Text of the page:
About the novel
By the author
Some years ago I heard a radio talk by an ardent feminist who was attempting to explain the nature of men and their attitudes to women. She was generalising wildly and unwisely, but some of what she said struck a chord. A man, she said, had essentially four ways of looking at a woman. She might be a mother to him, someone to whom he could run like an infant for soothing when in trouble or pain. She might be a whore, available, at some cost, for gratification of his lust. She might be a helpless waif needing his strong guardianship and protection. Or she might be a wife who, in this speaker’s view, must, if she is to please him, be all these in one person.
I admitted to myself that at some time or other in various circumstances I had experienced the kinds of masculine feelings she described. Yet I quickly found reasons to deny most of her thesis. There are so many other ways in which men interact with women. She said nothing about women as mothers of men’s children, as colleagues, employers, as teachers and students, as daughters, aunts, cousins, mothers-in-law, competitors in work and sport, pilots, scuba divers, adventurers, researchers, writers and so on and on. Most of the women I had met in my life I could not fit anywhere neatly into her fourfold classification.
Nor can anyone generalise safely about men. In defence of my sex, I could not accept that most men, or even a large proportion of them, see women in such ways. Things are much more complicated than this. Most importantly, nothing was said about people growing and developing. Men and women are not the same, vive la difference! But neither are any individuals the same now as they used to be. People learn, develop and change. A boy does not have to grow into a pig and a rapist. A girl is not bound to be a whore, a mother or a wife. There are choices, decisions to be made and, to some extent at least, within obvious limits, we come what we have chosen to be.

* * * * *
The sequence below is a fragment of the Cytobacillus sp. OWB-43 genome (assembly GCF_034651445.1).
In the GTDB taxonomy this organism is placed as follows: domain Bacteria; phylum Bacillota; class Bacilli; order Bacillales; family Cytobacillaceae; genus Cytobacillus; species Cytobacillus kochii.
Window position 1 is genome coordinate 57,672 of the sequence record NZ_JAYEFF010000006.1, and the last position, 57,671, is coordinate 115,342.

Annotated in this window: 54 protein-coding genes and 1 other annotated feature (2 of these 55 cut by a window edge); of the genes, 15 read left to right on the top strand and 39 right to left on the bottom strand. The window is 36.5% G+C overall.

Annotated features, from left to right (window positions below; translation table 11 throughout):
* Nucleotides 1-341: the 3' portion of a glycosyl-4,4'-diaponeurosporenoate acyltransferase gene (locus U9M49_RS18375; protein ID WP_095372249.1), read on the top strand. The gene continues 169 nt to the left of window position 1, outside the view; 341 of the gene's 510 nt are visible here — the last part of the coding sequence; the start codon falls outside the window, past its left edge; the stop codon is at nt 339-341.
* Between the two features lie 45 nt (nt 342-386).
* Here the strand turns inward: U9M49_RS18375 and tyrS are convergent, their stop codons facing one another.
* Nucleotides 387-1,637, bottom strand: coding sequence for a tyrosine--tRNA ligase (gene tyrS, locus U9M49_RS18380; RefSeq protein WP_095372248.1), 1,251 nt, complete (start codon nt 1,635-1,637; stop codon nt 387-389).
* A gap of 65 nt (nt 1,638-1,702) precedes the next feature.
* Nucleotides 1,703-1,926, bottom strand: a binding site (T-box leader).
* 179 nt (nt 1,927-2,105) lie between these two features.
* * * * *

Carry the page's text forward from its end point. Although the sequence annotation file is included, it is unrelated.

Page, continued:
But my basic urges were there. I fantasised. Might a man come across, perhaps
actually stumble over, a waif, say a young female child in desperate and urgent need of care, apparently on the point of death. What might he do? What would I do?
Suppose he did save her from whatever disastrous situation she was in, what next? It would depend much on what kind of man he was, but surely on her too. For she, if I was right, once saved, would not remain helpless. She might not be content always to depend on him, submit to his guidance, allow him to stand always protectively over her. She would grow, mature, become a real woman, perhaps a powerful and strong character, not the weakly creature of some defective and immature male imagination. Such a growing person would surely influence the man too. What might he become?
This was the beginning of my story. I invented a situation and imagined a girl. I devised a young man, one who may resemble me a little as I was in my youth. From there the story took off, developed and elaborated in ways I had not expected. The characters seemed to behave as they, not I, chose. I felt, as author, that I had little control of them.
The issues raised within the tale, are difficult. They are not resolved nor even fully addressed here. The people, fathers and mothers, whores and daughters, boys and girls, find ways of living with their problems and despite them, they grow and make something of themselves.